Anyway, wherever you go to dive here, just sit on the bottom and watch the seals as they scrutinise the funny looking invaders of their domain or try doing a few stupid looking antics and they soon investigate you. Barrel rolls, twists and turns often attract their attention. Sometimes a younger pup will come close enough to you that you can stroke and scratch their backs and stomachs, but be careful as adult seals can be very protective of their young.

    At Pebbly Bay the NZ seals used to be be seen basking on the rocks and around the first point in another, even smaller, cove. There were never the same number of NZ seals as Australian fur seals. Once again, after anchoring in Pebbly Bay, drop to the bottom and swim slowly around the bay, especially close to the shore. You do not need to get deeper than 9 metres. The seals will come to you, some even approaching as close as a few centimetres. You can also try swimming on the surface towards the seals.

    Both these dives are fantastic, well worth doing.

    Other dives off Montague Island include the nearby bubble cave and Neverfail Reef and off the southern part of the island and Anghinish Rock.

    Trips to Montague Island can be arranged by local Narooma dive shops and charter boats. If you are taking your own boat, be aware that the Narooma bar is the most dangerous bar in NSW and dozens of vessels have been lost there, including quite a few that were recorded on film and video.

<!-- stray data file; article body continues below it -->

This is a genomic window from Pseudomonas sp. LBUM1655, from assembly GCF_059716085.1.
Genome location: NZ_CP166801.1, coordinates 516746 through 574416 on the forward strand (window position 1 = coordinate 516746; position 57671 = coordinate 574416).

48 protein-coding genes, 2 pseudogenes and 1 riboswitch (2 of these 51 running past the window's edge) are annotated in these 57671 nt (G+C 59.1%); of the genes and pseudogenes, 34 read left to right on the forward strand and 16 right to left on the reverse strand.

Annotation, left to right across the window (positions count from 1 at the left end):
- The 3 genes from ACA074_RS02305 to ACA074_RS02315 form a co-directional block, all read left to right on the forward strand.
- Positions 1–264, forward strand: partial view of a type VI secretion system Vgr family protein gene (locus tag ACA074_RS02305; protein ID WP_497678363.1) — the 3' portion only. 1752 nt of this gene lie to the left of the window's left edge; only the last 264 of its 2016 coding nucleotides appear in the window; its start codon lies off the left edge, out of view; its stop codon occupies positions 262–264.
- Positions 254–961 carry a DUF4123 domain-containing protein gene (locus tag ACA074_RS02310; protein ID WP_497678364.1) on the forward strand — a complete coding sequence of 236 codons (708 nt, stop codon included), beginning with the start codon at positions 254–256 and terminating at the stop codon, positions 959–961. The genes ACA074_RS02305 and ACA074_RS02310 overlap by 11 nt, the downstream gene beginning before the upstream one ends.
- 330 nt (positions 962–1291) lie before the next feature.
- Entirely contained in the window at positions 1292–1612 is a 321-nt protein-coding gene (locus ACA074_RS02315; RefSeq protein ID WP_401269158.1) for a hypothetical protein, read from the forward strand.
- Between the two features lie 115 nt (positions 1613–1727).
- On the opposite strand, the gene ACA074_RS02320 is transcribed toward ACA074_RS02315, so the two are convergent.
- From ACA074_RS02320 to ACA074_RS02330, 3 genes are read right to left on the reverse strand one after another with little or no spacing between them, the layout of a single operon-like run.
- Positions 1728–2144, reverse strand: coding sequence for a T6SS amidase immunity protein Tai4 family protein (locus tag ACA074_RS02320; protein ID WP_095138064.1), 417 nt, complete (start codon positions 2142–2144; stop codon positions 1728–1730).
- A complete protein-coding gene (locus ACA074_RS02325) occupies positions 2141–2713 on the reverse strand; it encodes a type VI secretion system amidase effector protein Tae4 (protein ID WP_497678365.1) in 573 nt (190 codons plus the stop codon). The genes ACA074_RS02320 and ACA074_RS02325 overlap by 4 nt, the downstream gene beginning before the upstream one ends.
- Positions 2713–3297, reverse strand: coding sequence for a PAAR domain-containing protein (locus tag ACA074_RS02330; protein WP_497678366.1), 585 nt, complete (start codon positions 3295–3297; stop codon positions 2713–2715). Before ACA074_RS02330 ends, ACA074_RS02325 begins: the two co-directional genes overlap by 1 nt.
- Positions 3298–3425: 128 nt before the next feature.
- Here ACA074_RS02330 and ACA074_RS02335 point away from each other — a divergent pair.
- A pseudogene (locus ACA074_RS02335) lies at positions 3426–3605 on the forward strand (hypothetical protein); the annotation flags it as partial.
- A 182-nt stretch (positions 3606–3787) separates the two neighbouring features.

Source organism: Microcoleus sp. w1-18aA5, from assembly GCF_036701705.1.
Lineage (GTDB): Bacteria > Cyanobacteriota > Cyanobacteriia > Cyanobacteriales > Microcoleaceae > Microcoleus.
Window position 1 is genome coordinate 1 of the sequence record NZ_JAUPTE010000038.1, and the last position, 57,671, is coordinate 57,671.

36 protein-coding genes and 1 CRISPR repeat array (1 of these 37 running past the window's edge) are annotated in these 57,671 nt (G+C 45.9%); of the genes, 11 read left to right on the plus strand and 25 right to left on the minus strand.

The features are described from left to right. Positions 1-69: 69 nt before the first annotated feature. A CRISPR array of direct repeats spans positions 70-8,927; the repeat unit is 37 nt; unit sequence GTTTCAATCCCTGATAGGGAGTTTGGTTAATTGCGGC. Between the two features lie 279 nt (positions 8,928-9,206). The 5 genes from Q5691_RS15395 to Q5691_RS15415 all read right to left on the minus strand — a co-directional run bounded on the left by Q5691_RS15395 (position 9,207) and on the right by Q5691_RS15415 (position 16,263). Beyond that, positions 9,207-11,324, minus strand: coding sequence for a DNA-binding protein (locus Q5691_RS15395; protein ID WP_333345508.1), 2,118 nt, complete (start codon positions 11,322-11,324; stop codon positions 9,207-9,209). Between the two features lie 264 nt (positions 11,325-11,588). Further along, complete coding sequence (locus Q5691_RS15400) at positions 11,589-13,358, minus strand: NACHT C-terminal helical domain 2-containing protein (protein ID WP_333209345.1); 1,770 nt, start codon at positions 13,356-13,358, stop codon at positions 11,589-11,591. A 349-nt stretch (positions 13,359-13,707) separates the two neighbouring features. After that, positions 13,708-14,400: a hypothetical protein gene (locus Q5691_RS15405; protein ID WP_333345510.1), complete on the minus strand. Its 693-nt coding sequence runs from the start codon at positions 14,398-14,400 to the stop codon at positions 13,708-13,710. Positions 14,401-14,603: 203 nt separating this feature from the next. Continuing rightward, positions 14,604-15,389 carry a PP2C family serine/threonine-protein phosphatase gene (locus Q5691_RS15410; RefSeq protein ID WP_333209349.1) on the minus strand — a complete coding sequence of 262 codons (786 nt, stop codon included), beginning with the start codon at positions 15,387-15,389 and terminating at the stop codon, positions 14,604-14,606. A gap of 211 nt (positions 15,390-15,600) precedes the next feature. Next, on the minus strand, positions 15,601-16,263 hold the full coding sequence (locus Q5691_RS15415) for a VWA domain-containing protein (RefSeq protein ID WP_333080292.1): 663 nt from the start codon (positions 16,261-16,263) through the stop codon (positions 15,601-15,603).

People can now also go onto the island but it is a monopoly operation with only one charter operator able to provide this. As such, I would not recommend this option due to the monopoly nature of the operation.

    NOTE:
    You can dive Montague Island from Narooma or Bermagui. Bermagui is about 31 kilometres by road south of Narooma. Narooma has one of the most (if not the most) dangerous bars in NSW and many people have died trying to cross in or out of the river. Bermagui has a much safer harbour in all but big northerly seas.

    However, do not believe people who tell you that the distance from Narooma to Montague Island is nine nautical miles whereas it is only 14 nm from Bermagui. This would make it about 18 kilometres from Narooma and only 23 km from Bermagui. In reality it is about nine kilometres from Narooma and 24 km from Bermagui. I have dived the island from both places, I would never go from Bermagui again, even though it may sometimes mean that you can get there from Bermagui while Narooma is closed to boats.

    Copyright © Michael McFadyen 1990 to 2017
    Non-commercial use of an article or photograph is permitted with appropriate URL reference to this site.
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    This web site has been wholly thought up, designed, constructed and funded by Michael McFadyen
    without any help from the Australian Dive Industry since 1996!